1913: Louis Weber and the Phonophor
This is the first in a series of #ThrowbackThursday posts on the history of our company and its products.
In 1878, Werner von Siemens built a telephone with a horseshoe magnet that considerably improved the device’s voice quality. This led to the discovery that hearing loss sufferers could understand the person they were talking to much better if voice signals were amplified through electrical means. This was the basis for Louis Weber’s 1911 development of the first Siemens device designed specifically to improve hearing: the Esha-Phonophor. The device was supposed to amplify tones without interference, while being as small and inconspicuous as possible. Originally planned as a single hearing aid for a friend of the company, the device turned out to be a huge success, and series production was launched in December 1913 – marking the start of the long and successful history of our hearing aids.
Louis Weber 1913
Berlin, in the summer of 1911: Carl Kloenne, a director at Deutsche Bank, was hard of hearing. He wanted an electric hearing aid. A friend, Professor August Raps, was the head of the Wernerwerk plant in Berlin’s Siemensstadt district, where telephones were being produced at the time. Raps gave his assistant, Louis Weber, the task of producing a device to help with Kloenne’s severe hearing loss. The first models failed to bring the hoped-for success, but finally Weber succeeded in building a device that met all of the challenging requirements.
“I fondly recall the day when privy councilor Kloenne told me, visibly moved, that the new hearing aid had allowed him to participate in a group again for the first time in a long while,” said Weber.
Wernerwerk I, around 1913
At the Wernerwerk plant in Siemensstadt, Weber worked to improve speakers and microphones for telephone systems. In 1911, when he started developing his “apparatus for the hearing impaired,” electric hearing aids from other manufacturers were already on the market, but they were very large, making them both heavy and obvious. When designing his hearing aid, Weber was careful to focus on improving more than sound quality. “The device,” Weber said, “was also supposed to be as small as possible, so it is not very bothersome to the wearer.”
After numerous attempts, he succeeded in producing a highly-sensitive carbon microphone, two of which he combined with a small receiver and a three-volt battery to make his apparatus. Weber took it to Kloenne with the goal of “helping him (Kloenne) with this apparatus where other attempts had failed […]. But to no avail again.”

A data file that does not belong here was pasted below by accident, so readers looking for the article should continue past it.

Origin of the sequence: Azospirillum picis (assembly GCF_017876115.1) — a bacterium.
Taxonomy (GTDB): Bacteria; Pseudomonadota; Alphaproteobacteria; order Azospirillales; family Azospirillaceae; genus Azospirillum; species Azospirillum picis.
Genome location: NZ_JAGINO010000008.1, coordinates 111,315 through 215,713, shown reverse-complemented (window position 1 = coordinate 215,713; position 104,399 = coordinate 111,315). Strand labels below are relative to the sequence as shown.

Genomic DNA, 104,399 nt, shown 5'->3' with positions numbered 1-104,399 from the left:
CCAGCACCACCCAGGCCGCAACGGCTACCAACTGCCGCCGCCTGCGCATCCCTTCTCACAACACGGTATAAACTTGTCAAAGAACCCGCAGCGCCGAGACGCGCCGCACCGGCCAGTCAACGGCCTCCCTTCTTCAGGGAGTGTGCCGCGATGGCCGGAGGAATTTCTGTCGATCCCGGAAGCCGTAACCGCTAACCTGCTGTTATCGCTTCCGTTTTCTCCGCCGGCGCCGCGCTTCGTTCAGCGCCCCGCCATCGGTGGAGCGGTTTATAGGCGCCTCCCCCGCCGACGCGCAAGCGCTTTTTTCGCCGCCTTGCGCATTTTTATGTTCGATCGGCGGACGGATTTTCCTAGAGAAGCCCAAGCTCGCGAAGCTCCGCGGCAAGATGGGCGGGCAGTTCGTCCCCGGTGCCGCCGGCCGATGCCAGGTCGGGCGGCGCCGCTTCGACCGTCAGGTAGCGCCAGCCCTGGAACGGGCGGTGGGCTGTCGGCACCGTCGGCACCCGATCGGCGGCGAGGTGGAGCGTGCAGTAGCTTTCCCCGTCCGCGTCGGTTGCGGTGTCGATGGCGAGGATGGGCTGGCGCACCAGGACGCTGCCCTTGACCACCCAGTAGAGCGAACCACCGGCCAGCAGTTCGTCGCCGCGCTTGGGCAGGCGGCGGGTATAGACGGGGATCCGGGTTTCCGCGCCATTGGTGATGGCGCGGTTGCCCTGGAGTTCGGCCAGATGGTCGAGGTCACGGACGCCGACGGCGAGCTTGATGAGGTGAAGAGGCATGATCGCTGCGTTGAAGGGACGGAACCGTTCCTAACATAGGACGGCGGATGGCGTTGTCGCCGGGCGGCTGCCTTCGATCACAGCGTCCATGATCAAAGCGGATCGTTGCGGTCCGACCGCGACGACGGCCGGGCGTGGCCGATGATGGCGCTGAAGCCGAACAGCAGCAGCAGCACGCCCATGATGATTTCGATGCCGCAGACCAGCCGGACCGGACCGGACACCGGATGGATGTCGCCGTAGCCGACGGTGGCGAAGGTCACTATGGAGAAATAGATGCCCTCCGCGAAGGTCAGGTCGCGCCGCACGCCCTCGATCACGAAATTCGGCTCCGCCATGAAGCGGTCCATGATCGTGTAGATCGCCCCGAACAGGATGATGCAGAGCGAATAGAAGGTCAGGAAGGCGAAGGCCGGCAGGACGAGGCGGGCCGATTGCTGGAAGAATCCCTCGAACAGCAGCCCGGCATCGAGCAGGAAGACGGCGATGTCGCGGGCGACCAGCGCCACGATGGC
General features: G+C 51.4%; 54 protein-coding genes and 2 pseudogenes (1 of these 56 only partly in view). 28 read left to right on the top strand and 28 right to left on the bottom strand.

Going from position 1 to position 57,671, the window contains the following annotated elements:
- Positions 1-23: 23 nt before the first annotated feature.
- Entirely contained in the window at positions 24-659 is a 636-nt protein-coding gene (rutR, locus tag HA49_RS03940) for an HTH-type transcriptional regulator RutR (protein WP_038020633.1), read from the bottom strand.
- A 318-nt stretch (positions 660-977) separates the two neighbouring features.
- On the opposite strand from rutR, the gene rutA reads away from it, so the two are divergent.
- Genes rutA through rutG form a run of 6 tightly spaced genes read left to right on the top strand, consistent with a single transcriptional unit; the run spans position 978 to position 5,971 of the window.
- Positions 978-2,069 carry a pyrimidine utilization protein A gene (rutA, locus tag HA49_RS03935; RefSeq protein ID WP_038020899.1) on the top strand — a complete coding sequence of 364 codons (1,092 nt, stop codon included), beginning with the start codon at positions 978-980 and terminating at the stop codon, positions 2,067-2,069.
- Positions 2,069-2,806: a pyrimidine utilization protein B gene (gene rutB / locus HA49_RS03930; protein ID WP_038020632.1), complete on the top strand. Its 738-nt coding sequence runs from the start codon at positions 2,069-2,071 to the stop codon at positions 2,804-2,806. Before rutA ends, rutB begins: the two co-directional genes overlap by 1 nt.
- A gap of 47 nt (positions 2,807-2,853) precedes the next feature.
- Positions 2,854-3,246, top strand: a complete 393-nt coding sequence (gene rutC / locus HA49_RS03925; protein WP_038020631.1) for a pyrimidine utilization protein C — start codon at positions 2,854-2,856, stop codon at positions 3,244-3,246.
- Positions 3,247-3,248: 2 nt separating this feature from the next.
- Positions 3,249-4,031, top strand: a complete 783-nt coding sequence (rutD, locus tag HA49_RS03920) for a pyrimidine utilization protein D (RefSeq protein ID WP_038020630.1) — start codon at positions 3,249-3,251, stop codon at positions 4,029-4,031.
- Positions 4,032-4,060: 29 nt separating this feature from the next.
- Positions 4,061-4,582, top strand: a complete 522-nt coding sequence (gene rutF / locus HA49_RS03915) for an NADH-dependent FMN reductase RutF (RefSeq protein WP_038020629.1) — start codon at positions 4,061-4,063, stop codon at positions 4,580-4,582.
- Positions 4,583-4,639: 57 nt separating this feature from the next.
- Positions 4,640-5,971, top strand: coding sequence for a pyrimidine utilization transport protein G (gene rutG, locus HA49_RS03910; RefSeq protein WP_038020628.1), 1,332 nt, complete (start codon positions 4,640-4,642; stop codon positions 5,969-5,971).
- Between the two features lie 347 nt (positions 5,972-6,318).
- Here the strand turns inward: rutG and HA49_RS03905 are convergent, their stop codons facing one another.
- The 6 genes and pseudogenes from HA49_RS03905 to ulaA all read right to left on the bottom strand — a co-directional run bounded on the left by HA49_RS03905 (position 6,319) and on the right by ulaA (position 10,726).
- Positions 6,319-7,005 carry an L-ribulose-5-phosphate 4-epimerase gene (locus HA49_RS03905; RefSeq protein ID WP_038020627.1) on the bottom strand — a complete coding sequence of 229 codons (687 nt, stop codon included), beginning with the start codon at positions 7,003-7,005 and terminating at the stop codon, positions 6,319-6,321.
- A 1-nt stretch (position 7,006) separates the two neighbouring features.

After that, Weber made what he described as, “one last, desperate attempt.” He had a double headphone made in the place of the single headphone that had been used previously and set off to see Kloenne again. When Kloenne saw the double headphone, he said there would be no point in trying it, since he was completely deaf in one ear. Weber was finally able to convince him to try the device after all, and, “Lo and behold, privy councilor Kloenne was now able to hear even in the ear he had thought was deaf, and he beamed at this success.”
After Weber’s successful development, Siemens & Halske decided to market hearing aids under the name Esha-Phonophor. Esha (pronounced “es-ha”) mirrored the German pronunciation of S&H, the abbreviation commonly used for the company name at the time. The unit was launched in late 1913, in several versions. One configuration, a special ladies’ version, had a microphone and battery that were held in a purse. Another version took the form of a folding camera — a popular accessory at the time — complete with a discreet leather carrying strap. People with hearing loss were also able to choose from one, two, or even four microphones right from the start, for a configuration accommodating their individual level of hearing loss.
Esha Phonophor, handbag size
Weber’s technology stayed in use for a long time, albeit in a revised form and with better materials. One year after the Phonophor, Weber developed a small device he called an “ear telephone,” which was used as a receiver for switchboard operators. This earphone, affectionately known as the “hazelnut” due to its shape, was outwardly very similar to modern in-ear headphones and featured a diaphragm made from an animal’s eardrum. Not long afterward, the headphone was offered as an alternative in newer Phonophor models. One of these new models was presented as a gift to famed X-ray discoverer Wilhelm Conrad Röntgen in 1922, after Siemens & Halske employees learned that he was losing his hearing.
Man with Phonophor 1914